One of the largest hospitals in Denmark has admitted to serving only halal beef — meat that is slaughtered in accordance with strict Islamic guidelines — to all of its patients regardless of whether or not they are Muslim.
The revelation that Danes are being forced to eat Islamically slaughtered meat at public institutions has triggered a spirited nationwide debate about how far Denmark should go to accommodate the estimated 250,000 Muslim immigrants now living in the country.
The halal food row erupted in July when the Danish tabloid Ekstra Bladet reported that Hvidovre Hospital near Copenhagen has been secretly serving only halal-slaughtered meat for the sake of its Muslim patients, for the past ten years. The hospital serves more than 40,000 patients annually, many (if not most) of whom presumably are non-Muslim.
Halal — which in Arabic means lawful or legal — is a term designating any object or action that is permissible according to Islamic Sharia law. In the context of food, halal meat is derived from animals slaughtered by hand according to methods stipulated in Islamic religious texts.
One such halal method, called dhabihah, consists of making a swift, deep incision with a sharp knife on the neck that cuts the jugular vein, leaving the animal to bleed to death. Much of the controversy involving halal stems from the fact that Sharia law bans the practice of stunning the animals before they are slaughtered. Pre-slaughter stunning renders the animals unconscious and is said to lessen their pain.
Amid a surge of public outrage over the decision to serve only halal beef, Hvidovre Hospital’s vice president, Torben Mogensen, has been unapologetic. “We have many patients from different ethnic backgrounds, which we must take into account, and it is impossible to have both the one and the other kind of beef,” he says.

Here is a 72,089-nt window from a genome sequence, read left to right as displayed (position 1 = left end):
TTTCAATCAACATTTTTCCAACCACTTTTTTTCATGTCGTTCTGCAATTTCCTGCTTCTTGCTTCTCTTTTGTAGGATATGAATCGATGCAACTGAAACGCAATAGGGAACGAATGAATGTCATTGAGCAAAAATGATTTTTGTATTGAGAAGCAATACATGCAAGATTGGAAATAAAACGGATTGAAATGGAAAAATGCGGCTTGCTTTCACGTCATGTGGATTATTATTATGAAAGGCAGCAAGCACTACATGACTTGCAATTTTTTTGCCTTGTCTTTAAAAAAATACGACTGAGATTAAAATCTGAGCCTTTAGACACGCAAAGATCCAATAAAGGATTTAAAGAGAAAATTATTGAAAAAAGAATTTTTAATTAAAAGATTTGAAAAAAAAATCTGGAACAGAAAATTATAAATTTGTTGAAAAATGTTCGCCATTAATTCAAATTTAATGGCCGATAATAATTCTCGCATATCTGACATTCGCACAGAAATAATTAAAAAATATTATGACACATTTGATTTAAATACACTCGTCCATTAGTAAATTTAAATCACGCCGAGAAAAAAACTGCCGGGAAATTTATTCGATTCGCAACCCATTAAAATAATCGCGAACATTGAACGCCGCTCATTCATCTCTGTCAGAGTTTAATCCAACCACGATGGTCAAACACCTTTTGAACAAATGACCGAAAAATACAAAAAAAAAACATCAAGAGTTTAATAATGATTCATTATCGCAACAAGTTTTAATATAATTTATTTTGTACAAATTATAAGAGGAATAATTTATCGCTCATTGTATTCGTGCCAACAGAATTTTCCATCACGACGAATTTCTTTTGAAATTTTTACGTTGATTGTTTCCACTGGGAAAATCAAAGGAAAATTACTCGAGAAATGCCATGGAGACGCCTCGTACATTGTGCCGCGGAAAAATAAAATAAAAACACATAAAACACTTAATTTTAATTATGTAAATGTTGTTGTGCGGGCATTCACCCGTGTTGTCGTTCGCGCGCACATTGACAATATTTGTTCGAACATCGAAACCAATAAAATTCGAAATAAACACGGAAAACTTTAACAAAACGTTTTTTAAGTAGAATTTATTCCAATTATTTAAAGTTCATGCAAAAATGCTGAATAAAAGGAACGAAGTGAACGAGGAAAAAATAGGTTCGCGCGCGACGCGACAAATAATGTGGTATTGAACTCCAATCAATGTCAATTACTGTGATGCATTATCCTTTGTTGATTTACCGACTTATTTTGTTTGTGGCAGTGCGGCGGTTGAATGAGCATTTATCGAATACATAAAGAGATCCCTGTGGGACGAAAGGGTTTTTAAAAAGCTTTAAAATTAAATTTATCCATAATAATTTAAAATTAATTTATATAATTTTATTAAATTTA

“First,” Mogensen adds, “I do not think that a slaughter method as such has anything to do with faith. Second is, of course, that all chickens in Denmark are halal slaughtered, and it has to my knowledge not caused anyone to stop eating chicken.”
Mogensen also says the hospital is not trying to “push the Islamic faith down the throats of non-Muslim patients”
In a press release, Hvidovre Hospital states, “We introduced halal meat both for practical and economic reasons. It would be both more difficult and more expensive to have to make both a halal version and a non-halal version of the dishes. Then we have two production lines. It requires more people, more equipment and more money.”
The hospital advises non-Muslims to take it or leave it: “We always have alternatives to halal meat such as pork, fish or vegetarian dishes. It is a question of attitude.”
According to the Danish Broadcasting Corporation, there is no comprehensive inventory of the number of hospitals in Denmark have halal meat on the menu. But officials at the University Hospital in Aarhus, the second-largest urban area in Denmark after Copenhagen, say the decision by Hvidovre Hospital to serve only halal is an example of political correctness run amok.
In an interview with the newspaper Jyllands-Posten, Ole Hoffmann, the head chef of Aarhus University Hospital says: “We have never had a patient ask for halal meat, and therefore it is an issue that we have never discussed. I think it is a strange decision. If there was a desire to serve halal meat, then we would of course consider it, but we would never completely eliminate non-halal meat.”
Originally published at Gatestone Institute.